July 14, 2006
Older adults with low testosterone prone to anemia
By Megan Rauscher
NEW YORK (Reuters Health) - Men and women older than 65
years of age with low testosterone levels are at increased risk
of being or becoming anemic, researchers report.
normally have some -- albeit at lower levels than men.
"Low testosterone levels could be a susceptibility factor
for anemia that has been generally neglected," Dr. Luigi
Ferrucci, from the National Institute on Aging in Baltimore,
Maryland, and colleagues suggest in the Archives of Internal
"Low testosterone levels," they write, "should be
considered a potential cause or co-cause of anemia in older men
and women, especially when other plausible causes have been
excluded, and in patients with nutritional deficiencies in whom
nutritional supplementation of iron and vitamins has been
The team's findings are based on an Italian
population-based study, in which testosterone and hemoglobin
levels were measured in a representative sample of 905 older
adults, 65 years of age or older.
Hemoglobin is the oxygen-carrying component of red blood
cells. Anemia was defined as a concentration of hemoglobin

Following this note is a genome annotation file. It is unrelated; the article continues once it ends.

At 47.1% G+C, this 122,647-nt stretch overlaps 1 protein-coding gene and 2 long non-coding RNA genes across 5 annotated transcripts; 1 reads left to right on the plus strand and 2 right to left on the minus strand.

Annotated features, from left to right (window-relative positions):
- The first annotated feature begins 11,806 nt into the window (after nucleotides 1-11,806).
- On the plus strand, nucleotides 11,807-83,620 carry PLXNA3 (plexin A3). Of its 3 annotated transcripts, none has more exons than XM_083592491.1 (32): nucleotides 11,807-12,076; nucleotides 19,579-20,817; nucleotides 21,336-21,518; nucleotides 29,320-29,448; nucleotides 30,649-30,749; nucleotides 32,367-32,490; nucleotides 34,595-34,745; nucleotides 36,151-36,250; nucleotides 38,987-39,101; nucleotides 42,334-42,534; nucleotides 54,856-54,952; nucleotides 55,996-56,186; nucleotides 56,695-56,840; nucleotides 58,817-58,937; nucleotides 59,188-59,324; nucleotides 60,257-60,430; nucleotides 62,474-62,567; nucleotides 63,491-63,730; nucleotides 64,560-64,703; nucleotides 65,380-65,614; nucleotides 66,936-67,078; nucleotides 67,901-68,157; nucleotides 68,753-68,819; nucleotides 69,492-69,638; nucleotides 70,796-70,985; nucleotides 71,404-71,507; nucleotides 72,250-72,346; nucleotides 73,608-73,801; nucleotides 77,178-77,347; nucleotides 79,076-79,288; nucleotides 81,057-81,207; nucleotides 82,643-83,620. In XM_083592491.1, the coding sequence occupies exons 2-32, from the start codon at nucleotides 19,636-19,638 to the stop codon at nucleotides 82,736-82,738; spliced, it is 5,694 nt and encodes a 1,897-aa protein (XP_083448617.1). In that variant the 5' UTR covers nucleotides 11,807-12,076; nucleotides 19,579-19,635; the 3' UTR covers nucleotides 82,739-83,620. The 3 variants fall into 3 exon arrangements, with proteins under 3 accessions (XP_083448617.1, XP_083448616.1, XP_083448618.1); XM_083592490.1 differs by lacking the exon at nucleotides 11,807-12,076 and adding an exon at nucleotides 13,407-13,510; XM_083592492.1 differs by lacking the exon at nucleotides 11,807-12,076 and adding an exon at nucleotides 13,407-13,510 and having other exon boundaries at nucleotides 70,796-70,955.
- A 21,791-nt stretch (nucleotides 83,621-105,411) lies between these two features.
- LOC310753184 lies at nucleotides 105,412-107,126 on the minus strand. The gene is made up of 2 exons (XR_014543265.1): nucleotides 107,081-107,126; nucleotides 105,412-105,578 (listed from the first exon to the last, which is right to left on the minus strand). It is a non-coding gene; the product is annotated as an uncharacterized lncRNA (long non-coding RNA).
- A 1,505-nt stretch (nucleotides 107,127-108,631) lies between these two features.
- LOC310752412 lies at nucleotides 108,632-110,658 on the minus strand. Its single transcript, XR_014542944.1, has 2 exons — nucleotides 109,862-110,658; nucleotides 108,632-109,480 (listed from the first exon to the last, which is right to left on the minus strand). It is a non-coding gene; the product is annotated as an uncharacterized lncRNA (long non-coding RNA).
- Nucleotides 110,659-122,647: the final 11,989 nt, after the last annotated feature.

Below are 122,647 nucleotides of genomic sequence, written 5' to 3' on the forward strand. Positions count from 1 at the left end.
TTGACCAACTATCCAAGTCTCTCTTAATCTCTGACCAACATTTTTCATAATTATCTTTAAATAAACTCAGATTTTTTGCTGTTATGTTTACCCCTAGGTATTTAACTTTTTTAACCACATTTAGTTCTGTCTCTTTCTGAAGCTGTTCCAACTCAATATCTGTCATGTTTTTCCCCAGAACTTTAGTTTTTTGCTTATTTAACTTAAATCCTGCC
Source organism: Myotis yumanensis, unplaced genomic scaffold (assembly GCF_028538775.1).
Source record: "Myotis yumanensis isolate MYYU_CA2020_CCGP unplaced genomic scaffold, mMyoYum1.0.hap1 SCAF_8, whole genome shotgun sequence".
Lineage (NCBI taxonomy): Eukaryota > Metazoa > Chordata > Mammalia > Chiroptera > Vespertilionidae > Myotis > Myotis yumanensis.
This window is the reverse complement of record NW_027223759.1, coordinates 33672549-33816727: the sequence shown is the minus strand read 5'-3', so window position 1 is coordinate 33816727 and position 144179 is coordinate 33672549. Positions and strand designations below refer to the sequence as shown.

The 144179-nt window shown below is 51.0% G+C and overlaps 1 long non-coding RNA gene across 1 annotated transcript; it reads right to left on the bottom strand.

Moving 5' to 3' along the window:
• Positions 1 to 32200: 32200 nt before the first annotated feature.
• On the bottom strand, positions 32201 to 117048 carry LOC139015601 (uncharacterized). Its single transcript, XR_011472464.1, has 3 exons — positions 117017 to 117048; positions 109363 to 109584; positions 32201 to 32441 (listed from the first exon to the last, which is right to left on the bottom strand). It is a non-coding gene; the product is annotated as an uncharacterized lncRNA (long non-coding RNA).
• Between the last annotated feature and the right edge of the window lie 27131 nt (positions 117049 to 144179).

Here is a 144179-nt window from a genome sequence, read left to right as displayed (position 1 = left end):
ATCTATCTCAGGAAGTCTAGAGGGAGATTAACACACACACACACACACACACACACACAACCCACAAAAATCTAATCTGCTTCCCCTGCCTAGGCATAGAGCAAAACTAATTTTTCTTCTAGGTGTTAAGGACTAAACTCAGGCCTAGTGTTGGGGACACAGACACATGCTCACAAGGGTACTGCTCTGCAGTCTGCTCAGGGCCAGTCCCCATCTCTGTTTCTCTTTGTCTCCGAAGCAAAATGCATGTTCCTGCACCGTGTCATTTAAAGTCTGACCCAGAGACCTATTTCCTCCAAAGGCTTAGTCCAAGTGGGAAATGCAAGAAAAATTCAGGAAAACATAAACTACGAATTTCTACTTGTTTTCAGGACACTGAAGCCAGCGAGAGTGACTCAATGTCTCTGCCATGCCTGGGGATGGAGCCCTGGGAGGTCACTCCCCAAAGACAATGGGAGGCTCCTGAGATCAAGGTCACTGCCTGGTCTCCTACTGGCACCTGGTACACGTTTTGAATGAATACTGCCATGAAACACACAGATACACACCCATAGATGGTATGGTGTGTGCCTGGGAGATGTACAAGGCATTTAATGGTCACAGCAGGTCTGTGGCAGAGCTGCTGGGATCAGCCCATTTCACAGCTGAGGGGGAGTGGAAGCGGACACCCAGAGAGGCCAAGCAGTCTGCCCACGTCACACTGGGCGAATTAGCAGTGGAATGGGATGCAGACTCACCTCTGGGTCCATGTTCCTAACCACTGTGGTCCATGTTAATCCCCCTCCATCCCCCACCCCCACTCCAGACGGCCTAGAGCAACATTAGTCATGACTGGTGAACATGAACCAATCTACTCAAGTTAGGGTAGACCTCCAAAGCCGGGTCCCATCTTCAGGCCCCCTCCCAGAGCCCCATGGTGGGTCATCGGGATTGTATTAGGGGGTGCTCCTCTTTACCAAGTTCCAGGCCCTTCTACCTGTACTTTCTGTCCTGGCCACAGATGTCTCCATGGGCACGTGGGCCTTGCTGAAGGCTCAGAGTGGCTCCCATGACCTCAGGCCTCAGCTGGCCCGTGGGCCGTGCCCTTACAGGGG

below 12 grams per deciliter of blood for women and below13
grams per deciliter for men.
At the start of the study, 31 men and 57 women had anemia,
based on their hemoglobin measurement.
Men with the lowest levels of testosterone were five times
more likely to be anemic than men with the highest levels, the
researchers report. For women, low testosterone doubled the
likelihood of anemia.
Among those without anemia at baseline, men and women with
low versus normal testosterone had a significantly higher risk
of developing anemia within three years.
Despite the statistically significant association between
low testosterone level and low hemoglobin level, many subjects
with low testosterone were not anemic and many of those who
were anemic had testosterone levels in the normal range.
"These findings," write the authors, "suggest that a low
testosterone level increases susceptibility to anemia but may
not be a sufficient causal factor for anemia, probably because
the effect can be counteracted by alternative mechanisms."
Summing up, Ferrucci and colleagues conclude that anemia in
older adults is likely to be the result of multiple factors.
Understanding the causes of anemia in this population is
important "because anemia in older persons is frequently
unexplained and is associated with a high risk of disability
and accelerated decline in physical function," they point out.
SOURCE: Archives of Internal Medicine, July 10, 2006.